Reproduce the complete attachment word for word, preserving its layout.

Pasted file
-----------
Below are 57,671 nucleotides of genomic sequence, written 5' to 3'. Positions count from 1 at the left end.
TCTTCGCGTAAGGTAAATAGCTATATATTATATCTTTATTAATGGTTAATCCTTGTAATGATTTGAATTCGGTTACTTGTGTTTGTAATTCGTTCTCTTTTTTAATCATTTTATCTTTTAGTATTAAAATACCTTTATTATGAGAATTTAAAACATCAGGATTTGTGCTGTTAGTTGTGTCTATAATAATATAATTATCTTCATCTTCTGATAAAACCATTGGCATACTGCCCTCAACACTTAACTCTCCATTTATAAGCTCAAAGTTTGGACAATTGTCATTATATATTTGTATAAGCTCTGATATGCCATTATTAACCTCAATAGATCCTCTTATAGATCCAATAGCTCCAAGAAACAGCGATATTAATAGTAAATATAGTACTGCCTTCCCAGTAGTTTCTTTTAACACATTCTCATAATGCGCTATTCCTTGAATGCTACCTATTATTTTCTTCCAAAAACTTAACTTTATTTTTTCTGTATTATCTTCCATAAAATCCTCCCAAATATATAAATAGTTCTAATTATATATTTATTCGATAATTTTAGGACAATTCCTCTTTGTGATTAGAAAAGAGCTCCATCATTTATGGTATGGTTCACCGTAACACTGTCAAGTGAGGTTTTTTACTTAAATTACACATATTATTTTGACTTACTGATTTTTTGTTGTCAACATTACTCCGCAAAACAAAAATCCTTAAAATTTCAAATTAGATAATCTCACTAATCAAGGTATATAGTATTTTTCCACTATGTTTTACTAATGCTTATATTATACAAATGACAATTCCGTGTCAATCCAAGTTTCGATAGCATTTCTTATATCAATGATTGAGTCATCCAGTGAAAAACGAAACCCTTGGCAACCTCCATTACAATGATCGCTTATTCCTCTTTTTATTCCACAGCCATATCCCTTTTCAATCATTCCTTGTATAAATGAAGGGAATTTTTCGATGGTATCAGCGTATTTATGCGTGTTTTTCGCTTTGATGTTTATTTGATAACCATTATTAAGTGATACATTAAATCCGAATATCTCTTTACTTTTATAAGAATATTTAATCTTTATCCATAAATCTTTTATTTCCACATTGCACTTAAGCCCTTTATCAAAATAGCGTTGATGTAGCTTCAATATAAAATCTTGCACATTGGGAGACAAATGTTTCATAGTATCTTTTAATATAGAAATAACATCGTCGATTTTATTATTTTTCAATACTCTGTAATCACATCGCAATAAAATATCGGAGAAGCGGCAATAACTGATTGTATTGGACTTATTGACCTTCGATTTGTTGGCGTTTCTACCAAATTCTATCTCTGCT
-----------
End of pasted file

Below are 57,671 nucleotides of genomic sequence, written 5' to 3'. Positions count from 1 at the left end.
TCTTCGCGTAAGGTAAATAGCTATATATTATATCTTTATTAATGGTTAATCCTTGTAATGATTTGAATTCGGTTACTTGTGTTTGTAATTCGTTCTCTTTTTTAATCATTTTATCTTTTAGTATTAAAATACCTTTATTATGAGAATTTAAAACATCAGGATTTGTGCTGTTAGTTGTGTCTATAATAATATAATTATCTTCATCTTCTGATAAAACCATTGGCATACTGCCCTCAACACTTAACTCTCCATTTATAAGCTCAAAGTTTGGACAATTGTCATTATATATTTGTATAAGCTCTGATATGCCATTATTAACCTCAATAGATCCTCTTATAGATCCAATAGCTCCAAGAAACAGCGATATTAATAGTAAATATAGTACTGCCTTCCCAGTAGTTTCTTTTAACACATTCTCATAATGCGCTATTCCTTGAATGCTACCTATTATTTTCTTCCAAAAACTTAACTTTATTTTTTCTGTATTATCTTCCATAAAATCCTCCCAAATATATAAATAGTTCTAATTATATATTTATTCGATAATTTTAGGACAATTCCTCTTTGTGATTAGAAAAGAGCTCCATCATTTATGGTATGGTTCACCGTAACACTGTCAAGTGAGGTTTTTTACTTAAATTACACATATTATTTTGACTTACTGATTTTTTGTTGTCAACATTACTCCGCAAAACAAAAATCCTTAAAATTTCAAATTAGATAATCTCACTAATCAAGGTATATAGTATTTTTCCACTATGTTTTACTAATGCTTATATTATACAAATGACAATTCCGTGTCAATCCAAGTTTCGATAGCATTTCTTATATCAATGATTGAGTCATCCAGTGAAAAACGAAACCCTTGGCAACCTCCATTACAATGATCGCTTATTCCTCTTTTTATTCCACAGCCATATCCCTTTTCAATCATTCCTTGTATAAATGAAGGGAATTTTTCGATGGTATCAGCGTATTTATGCGTGTTTTTCGCTTTGATGTTTATTTGATAACCATTATTAAGTGATACATTAAATCCGAATATCTCTTTACTTTTATAAGAATATTTAATCTTTATCCATAAATCTTTTATTTCCACATTGCACTTAAGCCCTTTATCAAAATAGCGTTGATGTAGCTTCAATATAAAATCTTGCACATTGGGAGACAAATGTTTCATAGTATCTTTTAATATAGAAATAACATCGTCGATTTTATTATTTTTCAATACTCTGTAATCACATCGCAATAAAATATCGGAGAAGCGGCAATAACTGATTGTATTGGACTTATTGACCTTCGATTTGTTGGCGTTTCTACCAAATTCTATCTCTGCT